Roon Rock: Is it worth it?

I’ve come to acquire a Intel NUC that is compatible with Roon Rock.

I’m in two minds about it’s use, though. The first option is to install Rock, hide it away and let it run. The other option is run it as a Windows PC with Roon installed and keep it chugging along being used as the Core. The advantage of this is the dual use as I can still run it as a PC.

I do use Roon a lot both on my home system and their ARC app while on the move. My systems are Nova, Fiio Music Player, a xDuoo TA-30 for at home headphone listening, and a Muzishare X7 running from a Bluesound Node for streaming as a secondary system.

What I can’t work out is if having it as a Rock is worthwhile. I’ve looked online and I’m having trouble finding out its advantages. Or maybe I’m just over thinking this.

If others have a Rock do they see an advantage in having this sort of setup and what are its benefits?

“hide it away and let it run” sums it up nicely. I have one and that is what it does. If you use Roon a lot I suspect you will get a better user experience running ROCK (faster response, searches, etc) than if you rely on a Windows machine that is also being used for other purposes. And particularly if you use Roon to unpack MQA and/or use Roon DSP.

Use it as a Roon Rock if you did not get an overspecified NUC. Despite its appearance Roon needs quite a lot of resources and i am quite sure that you will get a better experience on a ROCK than on a Windows PC. Also, if you want to use ARC for mobile playback, better to have a device you simply use as a server and not as a desktop pc, which you might not want to keep turn on the whole time.

If you ask @JosquinDesPrez , Roon rock is the best way to have Roon. Some do it themselves. Other buy Roon Nucleus.

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I have the current recommended intel l7 rock and it’s great far better than using my previous Mac Mini - I just leave it on and forget about it - marvellous and doesn’t use that much electricity. I’d recommend using this method every time and it frees up your computer for other tasks


Optimally you’d have a dedicated Nucleus device, a NUC is the next best thing running ROCK, followed by ROON Server just running in a regular Windows install.
Unless you have a lot of demands on the Roon server with a very large library or a lot of DSP overheads you’ll likely not notice a measurable difference between the different setup scenarios.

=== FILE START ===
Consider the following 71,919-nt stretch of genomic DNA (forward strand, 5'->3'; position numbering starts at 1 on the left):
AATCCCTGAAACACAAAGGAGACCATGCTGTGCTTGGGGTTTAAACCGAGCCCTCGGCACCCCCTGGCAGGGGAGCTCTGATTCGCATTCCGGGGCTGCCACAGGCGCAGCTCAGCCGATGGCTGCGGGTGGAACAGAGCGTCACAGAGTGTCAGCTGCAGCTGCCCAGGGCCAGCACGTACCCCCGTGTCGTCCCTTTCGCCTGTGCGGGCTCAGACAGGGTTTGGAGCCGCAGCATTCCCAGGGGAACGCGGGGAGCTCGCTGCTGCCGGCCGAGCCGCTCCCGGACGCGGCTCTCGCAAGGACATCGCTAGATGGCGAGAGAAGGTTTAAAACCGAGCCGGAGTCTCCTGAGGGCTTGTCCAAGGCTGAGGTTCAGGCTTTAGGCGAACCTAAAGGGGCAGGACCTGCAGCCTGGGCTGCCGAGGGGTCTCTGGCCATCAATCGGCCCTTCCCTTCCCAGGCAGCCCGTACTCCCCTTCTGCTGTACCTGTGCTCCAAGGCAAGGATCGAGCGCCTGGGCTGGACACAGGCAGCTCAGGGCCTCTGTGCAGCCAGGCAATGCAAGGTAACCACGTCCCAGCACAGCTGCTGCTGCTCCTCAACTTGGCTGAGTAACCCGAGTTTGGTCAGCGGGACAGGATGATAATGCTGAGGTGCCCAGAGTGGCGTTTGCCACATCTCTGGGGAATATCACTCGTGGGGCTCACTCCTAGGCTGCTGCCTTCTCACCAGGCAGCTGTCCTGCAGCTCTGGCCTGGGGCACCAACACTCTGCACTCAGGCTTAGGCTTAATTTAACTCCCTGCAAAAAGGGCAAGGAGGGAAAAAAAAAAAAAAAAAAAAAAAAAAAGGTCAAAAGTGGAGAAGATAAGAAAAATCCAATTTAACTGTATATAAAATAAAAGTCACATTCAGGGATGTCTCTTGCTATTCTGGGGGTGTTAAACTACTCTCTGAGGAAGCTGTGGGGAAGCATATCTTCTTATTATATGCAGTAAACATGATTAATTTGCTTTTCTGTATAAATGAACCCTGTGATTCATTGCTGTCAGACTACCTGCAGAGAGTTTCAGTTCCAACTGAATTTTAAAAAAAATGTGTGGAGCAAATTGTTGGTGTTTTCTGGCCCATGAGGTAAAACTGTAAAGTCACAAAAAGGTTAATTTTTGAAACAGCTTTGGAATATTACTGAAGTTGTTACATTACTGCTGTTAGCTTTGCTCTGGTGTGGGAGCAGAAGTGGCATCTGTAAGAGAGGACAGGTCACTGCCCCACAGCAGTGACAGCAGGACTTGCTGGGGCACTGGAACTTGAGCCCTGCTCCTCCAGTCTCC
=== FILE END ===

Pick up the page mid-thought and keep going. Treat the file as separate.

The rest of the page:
I run my core on a 10 year old Mac Mini Server with a 15k album library. I run it headless and it’s not used for anything other than Roon.

yes, I’ll just add here what I said elsewhere…

Detailed step-by-step instructions for building a ROCK server on an INtel NUC are on the Roon website. That’s what I used and it took me about an hour do do everythging from sitting with parts to standing up a working Roon server. Then I copied about 500 Gbs of audio files overnight (that’s all I have).


One of the most significant practical benefits is not having to worry about Windows updates, with ROCK you will simply be prompted to upgrade whenever a new firmware and/or software update becomes available. I’ve been running ROCK on an i5 based NUC for a couple years and it is as solid as it can be. Take a look at the Akasa fanless cases, they also support an additional SSD for NAS functionality, excellent products.

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I’m technically lazy at home, so after initially trialling Roon, I bought a Nucleus. Took 15 mins to install an SSD to hold my music and that was it. Running cool and silent for the last 4 years.

As others mention, you can build one a lot cheaper if you so wish.

Roon rock with fanless case is a cheap skates Nucleus and I’m one of those😀.
Did run Roon on Windows HTPC previously and was relatively slow operating and not as powerful in processing if running DSP is your thing.

This is also my experience: it just does its thing and all you do is click to restart every now and then when an update has been prepared.